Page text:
Recent Developments In The Law Relating To Trustee Exoneration Clauses

Exoneration clauses are used in trustee documentation in order to restrict a trustee's liability for loss or damage to the trust fund. In England, the settled law is that trustees can validly restrict liability for loss or damage which results from their own negligence, and even from their own gross negligence, but cannot restrict liability for loss which is caused by their own fraud or dishonesty. Under Jersey and Guernsey law, trustees are also prohibited from restricting liability for gross negligence.

The benefit of such clauses is that they encourage trustees who would not otherwise be prepared to accept the risky position of trustee to do so, and allow them to make decisions with appropriate speed and without undue caution—in short they provide protection for trustees in an increasingly uncertain and hostile climate. On the other hand, where beneficiaries can prove negligence on the part of the trustees, they will often be left without a remedy.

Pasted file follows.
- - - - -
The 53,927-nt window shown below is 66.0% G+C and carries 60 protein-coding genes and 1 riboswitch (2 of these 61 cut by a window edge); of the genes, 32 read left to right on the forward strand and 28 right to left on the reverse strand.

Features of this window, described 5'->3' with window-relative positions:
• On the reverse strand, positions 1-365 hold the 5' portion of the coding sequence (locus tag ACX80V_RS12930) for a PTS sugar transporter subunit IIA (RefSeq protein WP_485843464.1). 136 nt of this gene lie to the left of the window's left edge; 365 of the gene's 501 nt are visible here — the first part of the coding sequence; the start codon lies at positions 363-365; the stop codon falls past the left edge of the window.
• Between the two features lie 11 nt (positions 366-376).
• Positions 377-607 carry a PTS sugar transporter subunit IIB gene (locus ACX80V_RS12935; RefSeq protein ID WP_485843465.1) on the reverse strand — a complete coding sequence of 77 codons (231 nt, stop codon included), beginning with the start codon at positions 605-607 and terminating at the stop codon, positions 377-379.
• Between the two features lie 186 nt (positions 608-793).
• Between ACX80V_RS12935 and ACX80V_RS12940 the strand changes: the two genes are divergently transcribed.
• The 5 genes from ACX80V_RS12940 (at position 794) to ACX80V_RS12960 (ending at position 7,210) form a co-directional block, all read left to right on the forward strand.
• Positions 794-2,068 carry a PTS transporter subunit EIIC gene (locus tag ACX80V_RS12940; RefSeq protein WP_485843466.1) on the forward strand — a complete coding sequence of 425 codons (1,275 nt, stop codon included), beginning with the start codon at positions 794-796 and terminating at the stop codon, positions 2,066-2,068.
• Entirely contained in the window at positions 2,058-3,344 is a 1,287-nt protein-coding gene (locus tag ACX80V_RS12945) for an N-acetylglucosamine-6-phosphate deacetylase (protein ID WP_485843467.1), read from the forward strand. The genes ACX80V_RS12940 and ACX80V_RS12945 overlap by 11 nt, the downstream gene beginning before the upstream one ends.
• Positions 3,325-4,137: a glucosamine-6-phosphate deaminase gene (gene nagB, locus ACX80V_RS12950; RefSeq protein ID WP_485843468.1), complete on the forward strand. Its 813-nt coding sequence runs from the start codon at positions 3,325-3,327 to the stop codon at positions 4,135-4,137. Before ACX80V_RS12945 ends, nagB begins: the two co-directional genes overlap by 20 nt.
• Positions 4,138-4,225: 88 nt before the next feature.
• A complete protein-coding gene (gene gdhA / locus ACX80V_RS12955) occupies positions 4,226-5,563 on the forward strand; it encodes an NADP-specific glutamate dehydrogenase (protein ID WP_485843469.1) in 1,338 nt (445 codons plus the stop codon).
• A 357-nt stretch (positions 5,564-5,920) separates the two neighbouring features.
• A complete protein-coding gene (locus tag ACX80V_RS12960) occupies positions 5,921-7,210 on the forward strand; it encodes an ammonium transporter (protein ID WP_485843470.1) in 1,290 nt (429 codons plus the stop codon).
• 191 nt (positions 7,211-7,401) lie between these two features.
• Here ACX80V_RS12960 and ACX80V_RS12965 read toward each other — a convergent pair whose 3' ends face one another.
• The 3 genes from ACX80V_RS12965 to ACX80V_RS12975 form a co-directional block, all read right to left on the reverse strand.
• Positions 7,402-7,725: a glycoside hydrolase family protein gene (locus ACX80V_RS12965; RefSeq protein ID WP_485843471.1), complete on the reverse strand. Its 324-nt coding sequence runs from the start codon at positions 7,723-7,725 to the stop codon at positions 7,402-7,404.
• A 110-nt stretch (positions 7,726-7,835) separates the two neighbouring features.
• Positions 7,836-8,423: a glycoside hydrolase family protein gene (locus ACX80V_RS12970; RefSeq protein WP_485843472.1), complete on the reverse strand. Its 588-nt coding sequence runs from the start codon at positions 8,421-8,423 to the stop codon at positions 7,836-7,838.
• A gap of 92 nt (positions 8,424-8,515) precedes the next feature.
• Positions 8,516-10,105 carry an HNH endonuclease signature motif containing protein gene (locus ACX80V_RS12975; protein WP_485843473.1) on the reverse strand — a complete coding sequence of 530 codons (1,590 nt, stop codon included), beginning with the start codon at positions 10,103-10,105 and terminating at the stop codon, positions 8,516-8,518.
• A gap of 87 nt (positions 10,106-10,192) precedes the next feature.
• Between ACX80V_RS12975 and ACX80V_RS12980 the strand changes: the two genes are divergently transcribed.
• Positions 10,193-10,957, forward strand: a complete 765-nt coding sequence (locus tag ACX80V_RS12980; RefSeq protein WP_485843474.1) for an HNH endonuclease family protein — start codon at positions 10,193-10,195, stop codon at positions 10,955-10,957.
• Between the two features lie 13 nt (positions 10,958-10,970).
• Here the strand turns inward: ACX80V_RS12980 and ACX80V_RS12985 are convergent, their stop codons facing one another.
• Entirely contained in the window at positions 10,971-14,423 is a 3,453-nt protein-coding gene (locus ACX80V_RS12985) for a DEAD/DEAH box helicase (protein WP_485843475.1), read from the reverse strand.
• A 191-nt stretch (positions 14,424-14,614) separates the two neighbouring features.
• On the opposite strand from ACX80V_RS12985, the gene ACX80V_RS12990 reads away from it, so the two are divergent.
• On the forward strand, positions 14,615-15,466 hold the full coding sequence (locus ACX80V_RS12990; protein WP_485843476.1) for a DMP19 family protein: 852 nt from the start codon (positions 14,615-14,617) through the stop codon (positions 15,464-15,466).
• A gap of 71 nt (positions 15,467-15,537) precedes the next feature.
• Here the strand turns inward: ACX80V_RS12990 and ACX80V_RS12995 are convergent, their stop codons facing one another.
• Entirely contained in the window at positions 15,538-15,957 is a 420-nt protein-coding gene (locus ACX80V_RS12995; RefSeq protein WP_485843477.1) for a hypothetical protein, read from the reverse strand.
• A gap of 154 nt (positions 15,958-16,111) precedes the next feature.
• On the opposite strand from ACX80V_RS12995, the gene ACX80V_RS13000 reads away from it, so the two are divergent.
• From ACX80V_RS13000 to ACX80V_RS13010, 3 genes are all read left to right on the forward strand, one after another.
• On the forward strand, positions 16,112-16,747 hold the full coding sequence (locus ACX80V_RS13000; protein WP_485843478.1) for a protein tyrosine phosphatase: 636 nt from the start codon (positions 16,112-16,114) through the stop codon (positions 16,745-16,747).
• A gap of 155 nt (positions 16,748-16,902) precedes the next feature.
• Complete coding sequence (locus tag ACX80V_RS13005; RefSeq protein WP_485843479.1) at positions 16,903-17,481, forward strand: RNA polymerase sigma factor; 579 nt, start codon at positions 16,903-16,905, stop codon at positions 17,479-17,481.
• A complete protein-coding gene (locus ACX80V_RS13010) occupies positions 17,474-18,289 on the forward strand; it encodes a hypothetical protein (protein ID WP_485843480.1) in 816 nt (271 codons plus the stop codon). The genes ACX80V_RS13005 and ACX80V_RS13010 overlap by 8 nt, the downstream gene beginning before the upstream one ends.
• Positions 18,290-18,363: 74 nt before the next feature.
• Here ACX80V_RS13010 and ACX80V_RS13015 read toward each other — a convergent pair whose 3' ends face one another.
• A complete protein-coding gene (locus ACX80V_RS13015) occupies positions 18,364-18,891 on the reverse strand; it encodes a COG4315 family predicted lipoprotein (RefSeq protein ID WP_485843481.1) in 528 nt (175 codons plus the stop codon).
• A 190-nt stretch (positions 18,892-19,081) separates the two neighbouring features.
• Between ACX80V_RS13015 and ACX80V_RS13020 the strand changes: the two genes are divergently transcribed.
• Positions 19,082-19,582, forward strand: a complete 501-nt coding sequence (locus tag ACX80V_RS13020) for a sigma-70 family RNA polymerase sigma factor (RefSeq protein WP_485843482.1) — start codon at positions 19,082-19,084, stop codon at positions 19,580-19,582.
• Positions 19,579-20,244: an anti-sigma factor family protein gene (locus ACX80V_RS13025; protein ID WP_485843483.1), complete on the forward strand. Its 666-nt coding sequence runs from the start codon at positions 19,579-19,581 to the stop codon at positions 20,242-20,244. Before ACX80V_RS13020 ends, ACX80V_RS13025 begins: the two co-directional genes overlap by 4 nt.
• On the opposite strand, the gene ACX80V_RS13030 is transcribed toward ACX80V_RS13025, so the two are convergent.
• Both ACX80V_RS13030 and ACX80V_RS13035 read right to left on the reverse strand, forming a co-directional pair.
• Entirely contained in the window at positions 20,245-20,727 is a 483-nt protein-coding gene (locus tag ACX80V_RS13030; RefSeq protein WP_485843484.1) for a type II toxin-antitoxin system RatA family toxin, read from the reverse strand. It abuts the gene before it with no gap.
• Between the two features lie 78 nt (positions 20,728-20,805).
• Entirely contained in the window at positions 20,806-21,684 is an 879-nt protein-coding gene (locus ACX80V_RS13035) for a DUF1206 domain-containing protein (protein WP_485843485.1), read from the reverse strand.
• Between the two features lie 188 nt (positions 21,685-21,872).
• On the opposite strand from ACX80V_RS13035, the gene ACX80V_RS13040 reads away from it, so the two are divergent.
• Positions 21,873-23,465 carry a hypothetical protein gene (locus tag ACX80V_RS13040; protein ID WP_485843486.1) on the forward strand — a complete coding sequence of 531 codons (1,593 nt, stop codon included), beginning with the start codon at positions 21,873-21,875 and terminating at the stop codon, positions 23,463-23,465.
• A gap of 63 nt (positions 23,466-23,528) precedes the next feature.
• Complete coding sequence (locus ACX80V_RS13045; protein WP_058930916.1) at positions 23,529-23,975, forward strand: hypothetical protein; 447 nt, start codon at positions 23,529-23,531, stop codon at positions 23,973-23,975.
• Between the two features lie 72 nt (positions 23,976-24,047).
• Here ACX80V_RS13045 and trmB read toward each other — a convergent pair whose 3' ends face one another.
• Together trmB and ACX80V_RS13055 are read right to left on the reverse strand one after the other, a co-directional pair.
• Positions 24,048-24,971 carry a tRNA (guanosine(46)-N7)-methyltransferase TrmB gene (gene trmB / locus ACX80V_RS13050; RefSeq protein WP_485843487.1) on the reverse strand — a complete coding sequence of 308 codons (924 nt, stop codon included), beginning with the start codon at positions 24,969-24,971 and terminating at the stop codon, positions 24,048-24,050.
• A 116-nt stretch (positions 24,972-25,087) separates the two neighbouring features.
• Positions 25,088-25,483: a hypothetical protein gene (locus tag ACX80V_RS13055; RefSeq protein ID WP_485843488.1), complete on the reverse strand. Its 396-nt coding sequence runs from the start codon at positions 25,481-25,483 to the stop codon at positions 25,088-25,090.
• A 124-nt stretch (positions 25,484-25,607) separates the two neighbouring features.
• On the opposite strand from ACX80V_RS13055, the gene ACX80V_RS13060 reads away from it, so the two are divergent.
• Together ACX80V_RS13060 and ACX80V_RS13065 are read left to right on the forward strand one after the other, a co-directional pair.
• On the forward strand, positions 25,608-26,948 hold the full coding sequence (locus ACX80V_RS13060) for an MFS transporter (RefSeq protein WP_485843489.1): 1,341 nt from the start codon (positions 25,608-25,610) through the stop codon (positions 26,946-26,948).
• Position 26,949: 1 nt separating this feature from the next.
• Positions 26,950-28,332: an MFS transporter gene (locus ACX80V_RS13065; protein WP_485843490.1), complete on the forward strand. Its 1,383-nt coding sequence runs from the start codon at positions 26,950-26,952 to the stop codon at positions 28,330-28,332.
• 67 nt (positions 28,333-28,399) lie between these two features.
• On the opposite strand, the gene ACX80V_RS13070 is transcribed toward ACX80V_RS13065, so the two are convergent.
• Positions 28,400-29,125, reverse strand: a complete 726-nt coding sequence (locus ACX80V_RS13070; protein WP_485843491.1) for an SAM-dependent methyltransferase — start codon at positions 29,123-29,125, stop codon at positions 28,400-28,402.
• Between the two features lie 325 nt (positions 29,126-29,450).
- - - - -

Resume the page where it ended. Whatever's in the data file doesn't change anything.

The recent English case of Walbrook v Fattal1 and the Guernsey case of Spread Trustee v Hutcheson2 (on appeal to the Privy Council) were attacks on standard exoneration clauses and on the relief of professional trustees, and both failed. In this DechertOnPoint, these developments are considered in more detail.


It is often said that the role of trustee imposes onerous responsibilities and is not to be undertaken lightly. The fundamental core of trusteeship is to act in good faith and in the best interests of the beneficiaries, within the "four corners" of the trust deed, so trustees may find themselves in breach of trust even if they have done their honest best to carry out their duties but have acted ultra vires3 and accordingly would be liable to their beneficiaries. While trustees are entitled to an indemnity out of the trust fund for costs, liabilities and expenses properly incurred, they are not generally entitled to be excused from the consequences of a breach of trust.

Exoneration clauses were a19th century innovation to protect innocent trustees from liability provided that the trustee had acted in good faith, the House of Lords recognising in 18614 that "a testator could define the duty of his trustees, and point out the extent of their liability, and the court could not extend their responsibility"—and that a clause purporting to relieve trustees of liability for failing to perform their duties was not repugnant to the notion of trusteeship.